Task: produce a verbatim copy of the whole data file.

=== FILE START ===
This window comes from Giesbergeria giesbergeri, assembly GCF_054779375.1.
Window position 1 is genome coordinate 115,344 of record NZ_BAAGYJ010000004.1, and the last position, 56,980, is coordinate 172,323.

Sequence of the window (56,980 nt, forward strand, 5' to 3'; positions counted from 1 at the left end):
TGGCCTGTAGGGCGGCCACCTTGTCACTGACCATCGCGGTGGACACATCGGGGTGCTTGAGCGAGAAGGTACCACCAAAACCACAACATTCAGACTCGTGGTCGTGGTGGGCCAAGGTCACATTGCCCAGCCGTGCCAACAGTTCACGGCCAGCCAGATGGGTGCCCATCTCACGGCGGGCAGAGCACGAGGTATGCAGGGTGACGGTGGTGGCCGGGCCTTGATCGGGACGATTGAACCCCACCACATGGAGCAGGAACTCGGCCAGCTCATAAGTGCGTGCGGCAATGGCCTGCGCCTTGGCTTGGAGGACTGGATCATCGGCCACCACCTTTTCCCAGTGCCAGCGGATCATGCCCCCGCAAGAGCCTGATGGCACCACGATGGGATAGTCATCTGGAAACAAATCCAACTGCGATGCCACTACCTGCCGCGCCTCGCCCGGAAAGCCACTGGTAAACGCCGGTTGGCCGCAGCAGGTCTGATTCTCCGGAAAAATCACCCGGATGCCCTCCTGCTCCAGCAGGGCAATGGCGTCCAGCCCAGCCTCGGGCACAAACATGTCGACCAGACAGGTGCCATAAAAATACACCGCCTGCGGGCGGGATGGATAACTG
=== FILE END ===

This window comes from Giesbergeria giesbergeri, assembly GCF_054779375.1.
Window position 1 is genome coordinate 115,344 of record NZ_BAAGYJ010000004.1, and the last position, 56,980, is coordinate 172,323.

Sequence of the window (56,980 nt, forward strand, 5' to 3'; positions counted from 1 at the left end):
TGGCCTGTAGGGCGGCCACCTTGTCACTGACCATCGCGGTGGACACATCGGGGTGCTTGAGCGAGAAGGTACCACCAAAACCACAACATTCAGACTCGTGGTCGTGGTGGGCCAAGGTCACATTGCCCAGCCGTGCCAACAGTTCACGGCCAGCCAGATGGGTGCCCATCTCACGGCGGGCAGAGCACGAGGTATGCAGGGTGACGGTGGTGGCCGGGCCTTGATCGGGACGATTGAACCCCACCACATGGAGCAGGAACTCGGCCAGCTCATAAGTGCGTGCGGCAATGGCCTGCGCCTTGGCTTGGAGGACTGGATCATCGGCCACCACCTTTTCCCAGTGCCAGCGGATCATGCCCCCGCAAGAGCCTGATGGCACCACGATGGGATAGTCATCTGGAAACAAATCCAACTGCGATGCCACTACCTGCCGCGCCTCGCCCGGAAAGCCACTGGTAAACGCCGGTTGGCCGCAGCAGGTCTGATTCTCCGGAAAAATCACCCGGATGCCCTCCTGCTCCAGCAGGGCAATGGCGTCCAGCCCAGCCTCGGGCACAAACATGTCGACCAGACAGGTGCCATAAAAATACACCGCCTGCGGGCGGGATGGATAACTG